* Clearwire evaluating if it will pay interest-WSJ
* Comment may be negotiating tactic-analyst
* Sprint may provide funding by year-end- analyst
* Clearwire declines comment
* Clearwire shares fall as low as $1.28
(Adds Clearwire's decline to comment, analyst comment, share
(Reuters) - Shares of Clearwire Corp
plunged as much as 31 percent after a Wall Street Journal
report quoted its CEO as saying the company was considering
skipping a $237 million interest payment due Dec. 1.
Shares of the cash-strapped high-speed wireless firm
dropped as low as $1.28 as investors worried that their fears
about bankruptcy could be realized. The stock regained some
ground to close at $1.47, down 20 percent, on the Nasdaq.
Clearwire said it "does not comment on speculation" and
declined to discuss the story.
Clearwire, which is majority owned by its biggest customer
Sprint Nextel Corp , has been seeking almost $1 billion in
funding to keep operating and to upgrade its network. The two
companies, which have a rocky relationship, have been
negotiating for an extension of their network agreement.
One analyst said that Clearwire's Chief Executive Officer
Erik Prusch may have used the interview comments as a lever to
try to force a new network agreement with Sprint, which uses
Clearwire's wireless airwaves for its own services.
"I think they're using the interest payment as a
negotiating tactic with Sprint," said Mizuho analyst Michael
Nelson. "Sprint has the most to lose if Clearwire defaults on
its debt and files for bankruptcy."
Clearwire had said earlier this month that it had enough
cash on its balance sheet to meet the interest payment and keep
operating for 12 months. But according to the Journal,
Clearwire is not sure that paying up is in its best interests.
"It's a very expensive payment that we have," Chief
Executive Erik Prusch told the Journal. "It would be a
significant drain of our cash, so we have to evaluate
everything in terms of our decision of where we're going."
Prusch also told the Journal that he has a number of
advisers looking at strategic options but he declined to
comment on whether the company would restructure its debt in or
out of bankruptcy court, according to the story.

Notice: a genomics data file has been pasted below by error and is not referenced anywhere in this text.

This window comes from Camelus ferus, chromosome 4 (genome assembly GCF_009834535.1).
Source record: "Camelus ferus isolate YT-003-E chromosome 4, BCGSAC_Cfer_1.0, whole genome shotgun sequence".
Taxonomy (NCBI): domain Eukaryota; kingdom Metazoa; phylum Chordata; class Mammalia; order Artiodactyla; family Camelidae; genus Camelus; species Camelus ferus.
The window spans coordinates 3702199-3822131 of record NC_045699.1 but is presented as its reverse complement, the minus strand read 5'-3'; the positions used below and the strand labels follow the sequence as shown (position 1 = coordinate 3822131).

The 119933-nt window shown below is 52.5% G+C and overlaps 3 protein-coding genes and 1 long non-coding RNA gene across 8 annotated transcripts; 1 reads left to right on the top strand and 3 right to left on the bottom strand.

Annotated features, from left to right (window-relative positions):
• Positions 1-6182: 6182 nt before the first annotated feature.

He told the paper that Clearwire would have a 30-day grace
period should it fail to make the payment by Dec. 1.
The comments likely mean that Clearwire is not making much
progress in its efforts to secure funding, Mizuho's Nelson
"It's extremely risky. All sides are playing hardball right
now," Nelson said, adding that Sprint would be at a
disadvantage if Clearwire started negotiating with debtholders,
who would be first in line to be repaid in a bankruptcy.
"It would really tighten the screws on Sprint to come up
with an amicable solution before Dec. 31," if Clearwater didn't
pay, said Nelson. "They certainly have the option of not making
the interest payment. Then they potentially default, unless
they're able to negotiate a solution with their debtholders."
Investor fears for Clearwire heightened on Oct. 7 when
Sprint told investors at its analyst meeting that a Clearwire
bankruptcy could be "constructive."
At the end of the third quarter Clearwire had about $4
billion in long-term debt and $711 million in cash and
investments on its balance sheet.
Clearwire is looking to upgrade its network with a
high-speed wireless technology known as LTE but it needs $600
million in financing to do that along with up to $300 million
to fund its operations.
Sprint is also upgrading its own network with LTE, and has
said it is looking to extend its agreement with Clearwire to
While some analysts said Prusch's comments could suggest a
higher likelihood of bankruptcy, others disagreed.
Macquarie Capital analyst Kevin Smithen said Sprint would
come to Clearwire's rescue and that he does not expect
Clearwire to default.
"We expect that (Sprint) will inject $500-600 (million)
into (Clearwire) by year-end at the latest in the form of a
prepayment or loan," he said.
Sprint was not immediately available for comment.
Sprint shares closed down 8 cents, or 3 percent, at $2.62
on the New York Stock Exchange.
(Reporting by Edwin Chan in Los Angeles and Sinead Carew in
New York; editing by Gerald E. McCormick, Bernard Orr)
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